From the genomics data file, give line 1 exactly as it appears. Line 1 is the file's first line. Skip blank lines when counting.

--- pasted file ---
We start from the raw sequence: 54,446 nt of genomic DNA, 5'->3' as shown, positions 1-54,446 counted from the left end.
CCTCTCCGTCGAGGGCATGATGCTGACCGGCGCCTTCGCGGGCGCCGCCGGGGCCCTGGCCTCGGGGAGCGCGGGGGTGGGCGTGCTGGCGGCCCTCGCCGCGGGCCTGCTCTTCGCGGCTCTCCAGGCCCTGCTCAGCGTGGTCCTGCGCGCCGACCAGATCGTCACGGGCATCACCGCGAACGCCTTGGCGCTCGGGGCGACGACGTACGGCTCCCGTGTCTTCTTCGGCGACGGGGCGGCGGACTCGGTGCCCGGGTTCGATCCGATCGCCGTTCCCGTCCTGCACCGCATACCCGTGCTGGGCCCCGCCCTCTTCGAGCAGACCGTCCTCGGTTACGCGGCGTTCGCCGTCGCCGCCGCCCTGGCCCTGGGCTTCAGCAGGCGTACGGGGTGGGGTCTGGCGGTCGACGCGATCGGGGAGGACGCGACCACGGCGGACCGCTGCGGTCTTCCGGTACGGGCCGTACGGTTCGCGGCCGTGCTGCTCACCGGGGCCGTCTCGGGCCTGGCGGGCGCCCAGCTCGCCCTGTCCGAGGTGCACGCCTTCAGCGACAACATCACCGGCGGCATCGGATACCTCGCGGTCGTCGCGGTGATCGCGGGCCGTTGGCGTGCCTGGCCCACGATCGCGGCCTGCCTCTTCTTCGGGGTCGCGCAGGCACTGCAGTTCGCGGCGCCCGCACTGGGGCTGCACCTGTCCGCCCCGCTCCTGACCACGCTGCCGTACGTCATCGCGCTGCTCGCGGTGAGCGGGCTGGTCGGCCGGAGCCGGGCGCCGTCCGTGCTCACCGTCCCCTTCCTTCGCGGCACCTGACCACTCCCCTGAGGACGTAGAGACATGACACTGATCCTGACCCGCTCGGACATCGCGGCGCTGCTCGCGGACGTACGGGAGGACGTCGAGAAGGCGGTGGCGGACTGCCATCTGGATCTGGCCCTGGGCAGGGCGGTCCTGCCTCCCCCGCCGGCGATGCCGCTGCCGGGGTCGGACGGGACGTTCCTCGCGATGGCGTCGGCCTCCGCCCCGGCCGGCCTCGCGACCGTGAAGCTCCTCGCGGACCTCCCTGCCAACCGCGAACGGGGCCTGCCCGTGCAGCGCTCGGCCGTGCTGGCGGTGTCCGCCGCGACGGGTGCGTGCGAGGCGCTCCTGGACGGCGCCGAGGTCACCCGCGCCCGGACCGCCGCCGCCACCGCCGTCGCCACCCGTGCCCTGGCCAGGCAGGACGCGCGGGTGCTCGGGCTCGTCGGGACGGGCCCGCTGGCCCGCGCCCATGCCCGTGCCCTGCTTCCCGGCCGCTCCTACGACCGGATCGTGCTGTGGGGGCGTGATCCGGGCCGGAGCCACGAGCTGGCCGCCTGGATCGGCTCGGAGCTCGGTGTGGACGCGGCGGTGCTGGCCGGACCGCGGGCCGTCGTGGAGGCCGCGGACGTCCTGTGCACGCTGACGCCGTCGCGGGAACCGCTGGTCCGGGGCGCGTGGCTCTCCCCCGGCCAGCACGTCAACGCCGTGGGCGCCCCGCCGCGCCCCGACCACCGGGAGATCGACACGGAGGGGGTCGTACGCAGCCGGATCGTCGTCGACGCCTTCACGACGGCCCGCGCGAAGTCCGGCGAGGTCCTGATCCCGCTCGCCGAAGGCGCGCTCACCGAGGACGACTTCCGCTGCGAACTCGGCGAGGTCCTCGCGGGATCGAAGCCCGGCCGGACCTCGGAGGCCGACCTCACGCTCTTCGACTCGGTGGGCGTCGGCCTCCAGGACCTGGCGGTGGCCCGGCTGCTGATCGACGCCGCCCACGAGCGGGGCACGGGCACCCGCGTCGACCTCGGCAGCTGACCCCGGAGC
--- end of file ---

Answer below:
We start from the raw sequence: 54,446 nt of genomic DNA, 5'->3' as shown, positions 1-54,446 counted from the left end.